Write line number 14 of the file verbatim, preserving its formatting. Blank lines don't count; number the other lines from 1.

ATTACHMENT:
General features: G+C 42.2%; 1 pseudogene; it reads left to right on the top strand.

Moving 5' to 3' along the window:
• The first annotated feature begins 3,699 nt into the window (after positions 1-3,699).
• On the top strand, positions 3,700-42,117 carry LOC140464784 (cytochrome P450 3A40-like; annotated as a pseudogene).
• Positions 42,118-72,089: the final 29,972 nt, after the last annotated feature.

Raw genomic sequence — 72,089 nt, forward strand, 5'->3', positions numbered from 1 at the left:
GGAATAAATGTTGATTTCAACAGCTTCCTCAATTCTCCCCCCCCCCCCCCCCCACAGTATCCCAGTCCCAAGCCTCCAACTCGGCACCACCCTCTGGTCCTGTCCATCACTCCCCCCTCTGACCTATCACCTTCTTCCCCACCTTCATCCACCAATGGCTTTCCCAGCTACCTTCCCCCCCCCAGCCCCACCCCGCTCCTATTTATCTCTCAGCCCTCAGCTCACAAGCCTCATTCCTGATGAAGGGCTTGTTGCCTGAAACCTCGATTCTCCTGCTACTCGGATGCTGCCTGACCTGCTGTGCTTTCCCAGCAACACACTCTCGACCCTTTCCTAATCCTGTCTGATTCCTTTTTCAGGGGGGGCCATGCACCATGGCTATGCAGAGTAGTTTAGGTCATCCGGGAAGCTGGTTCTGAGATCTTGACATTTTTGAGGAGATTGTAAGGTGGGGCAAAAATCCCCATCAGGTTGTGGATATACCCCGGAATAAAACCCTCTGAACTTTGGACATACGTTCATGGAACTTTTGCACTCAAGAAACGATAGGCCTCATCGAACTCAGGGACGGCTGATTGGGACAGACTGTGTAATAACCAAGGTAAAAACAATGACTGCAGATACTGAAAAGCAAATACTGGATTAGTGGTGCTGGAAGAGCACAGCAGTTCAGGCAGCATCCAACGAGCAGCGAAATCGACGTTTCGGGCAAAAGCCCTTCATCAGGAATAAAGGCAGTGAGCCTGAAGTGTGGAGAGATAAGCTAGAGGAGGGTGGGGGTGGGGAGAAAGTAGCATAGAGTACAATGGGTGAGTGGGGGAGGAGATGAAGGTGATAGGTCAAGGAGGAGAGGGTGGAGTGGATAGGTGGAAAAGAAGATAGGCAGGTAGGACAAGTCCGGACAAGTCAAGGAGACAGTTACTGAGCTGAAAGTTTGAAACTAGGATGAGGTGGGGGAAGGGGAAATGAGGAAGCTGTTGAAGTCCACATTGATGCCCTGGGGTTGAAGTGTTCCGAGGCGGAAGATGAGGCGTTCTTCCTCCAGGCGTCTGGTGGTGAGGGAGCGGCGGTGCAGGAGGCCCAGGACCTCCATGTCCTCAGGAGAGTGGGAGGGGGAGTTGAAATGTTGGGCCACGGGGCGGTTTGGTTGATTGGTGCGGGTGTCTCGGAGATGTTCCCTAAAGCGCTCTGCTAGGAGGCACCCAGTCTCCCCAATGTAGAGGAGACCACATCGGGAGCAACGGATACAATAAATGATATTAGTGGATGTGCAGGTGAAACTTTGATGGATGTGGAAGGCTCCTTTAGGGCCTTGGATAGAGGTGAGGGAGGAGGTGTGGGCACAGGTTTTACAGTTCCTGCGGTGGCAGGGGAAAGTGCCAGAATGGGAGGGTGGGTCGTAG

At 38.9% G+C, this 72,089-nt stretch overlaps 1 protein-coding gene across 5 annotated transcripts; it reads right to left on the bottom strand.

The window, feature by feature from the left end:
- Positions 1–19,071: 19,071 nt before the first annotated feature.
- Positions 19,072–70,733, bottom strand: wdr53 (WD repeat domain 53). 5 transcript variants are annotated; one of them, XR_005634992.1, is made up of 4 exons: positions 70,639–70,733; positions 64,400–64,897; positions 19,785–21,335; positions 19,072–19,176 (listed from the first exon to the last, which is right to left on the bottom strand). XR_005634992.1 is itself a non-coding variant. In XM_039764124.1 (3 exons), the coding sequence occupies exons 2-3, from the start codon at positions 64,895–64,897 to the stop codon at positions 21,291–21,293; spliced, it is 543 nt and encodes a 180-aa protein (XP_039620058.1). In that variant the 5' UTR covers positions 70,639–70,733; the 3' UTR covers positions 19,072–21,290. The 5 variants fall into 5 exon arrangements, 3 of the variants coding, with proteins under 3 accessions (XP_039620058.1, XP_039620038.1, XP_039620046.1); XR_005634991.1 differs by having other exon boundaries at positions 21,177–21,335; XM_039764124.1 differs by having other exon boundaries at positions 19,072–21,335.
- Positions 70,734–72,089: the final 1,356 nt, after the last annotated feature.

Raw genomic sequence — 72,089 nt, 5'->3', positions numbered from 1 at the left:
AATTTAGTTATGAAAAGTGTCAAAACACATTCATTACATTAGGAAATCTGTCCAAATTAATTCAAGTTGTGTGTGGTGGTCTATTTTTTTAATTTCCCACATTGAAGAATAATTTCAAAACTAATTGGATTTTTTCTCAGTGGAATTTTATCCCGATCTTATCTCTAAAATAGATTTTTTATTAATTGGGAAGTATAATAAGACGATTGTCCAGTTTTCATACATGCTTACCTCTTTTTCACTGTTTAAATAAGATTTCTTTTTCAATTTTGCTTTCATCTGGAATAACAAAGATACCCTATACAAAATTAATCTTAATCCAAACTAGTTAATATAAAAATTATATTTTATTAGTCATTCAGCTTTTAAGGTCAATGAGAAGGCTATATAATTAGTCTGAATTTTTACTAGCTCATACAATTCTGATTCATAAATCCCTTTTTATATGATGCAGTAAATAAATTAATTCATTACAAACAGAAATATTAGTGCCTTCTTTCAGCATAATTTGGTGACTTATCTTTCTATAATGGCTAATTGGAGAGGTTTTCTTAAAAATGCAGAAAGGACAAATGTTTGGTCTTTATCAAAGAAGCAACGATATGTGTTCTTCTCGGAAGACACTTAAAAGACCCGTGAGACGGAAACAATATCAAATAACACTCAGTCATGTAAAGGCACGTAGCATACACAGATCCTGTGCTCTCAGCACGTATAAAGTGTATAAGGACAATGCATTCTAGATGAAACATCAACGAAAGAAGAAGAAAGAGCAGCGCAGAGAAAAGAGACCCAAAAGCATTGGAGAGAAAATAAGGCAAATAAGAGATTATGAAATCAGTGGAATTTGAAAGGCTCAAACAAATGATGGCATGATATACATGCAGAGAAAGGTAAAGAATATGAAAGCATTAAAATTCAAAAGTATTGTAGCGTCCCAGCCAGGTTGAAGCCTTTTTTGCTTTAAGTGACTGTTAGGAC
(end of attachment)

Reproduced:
AATTTAGTTATGAAAAGTGTCAAAACACATTCATTACATTAGGAAATCTGTCCAAATTAATTCAAGTTGTGTGTGGTGGTCTATTTTTTTAATTTCCCACATTGAAGAATAATTTCAAAACTAATTGGATTTTTTCTCAGTGGAATTTTATCCCGATCTTATCTCTAAAATAGATTTTTTATTAATTGGGAAGTATAATAAGACGATTGTCCAGTTTTCATACATGCTTACCTCTTTTTCACTGTTTAAATAAGATTTCTTTTTCAATTTTGCTTTCATCTGGAATAACAAAGATACCCTATACAAAATTAATCTTAATCCAAACTAGTTAATATAAAAATTATATTTTATTAGTCATTCAGCTTTTAAGGTCAATGAGAAGGCTATATAATTAGTCTGAATTTTTACTAGCTCATACAATTCTGATTCATAAATCCCTTTTTATATGATGCAGTAAATAAATTAATTCATTACAAACAGAAATATTAGTGCCTTCTTTCAGCATAATTTGGTGACTTATCTTTCTATAATGGCTAATTGGAGAGGTTTTCTTAAAAATGCAGAAAGGACAAATGTTTGGTCTTTATCAAAGAAGCAACGATATGTGTTCTTCTCGGAAGACACTTAAAAGACCCGTGAGACGGAAACAATATCAAATAACACTCAGTCATGTAAAGGCACGTAGCATACACAGATCCTGTGCTCTCAGCACGTATAAAGTGTATAAGGACAATGCATTCTAGATGAAACATCAACGAAAGAAGAAGAAAGAGCAGCGCAGAGAAAAGAGACCCAAAAGCATTGGAGAGAAAATAAGGCAAATAAGAGATTATGAAATCAGTGGAATTTGAAAGGCTCAAACAAATGATGGCATGATATACATGCAGAGAAAGGTAAAGAATATGAAAGCATTAAAATTCAAAAGTATTGTAGCGTCCCAGCCAGGTTGAAGCCTTTTTTGCTTTAAGTGACTGTTAGGAC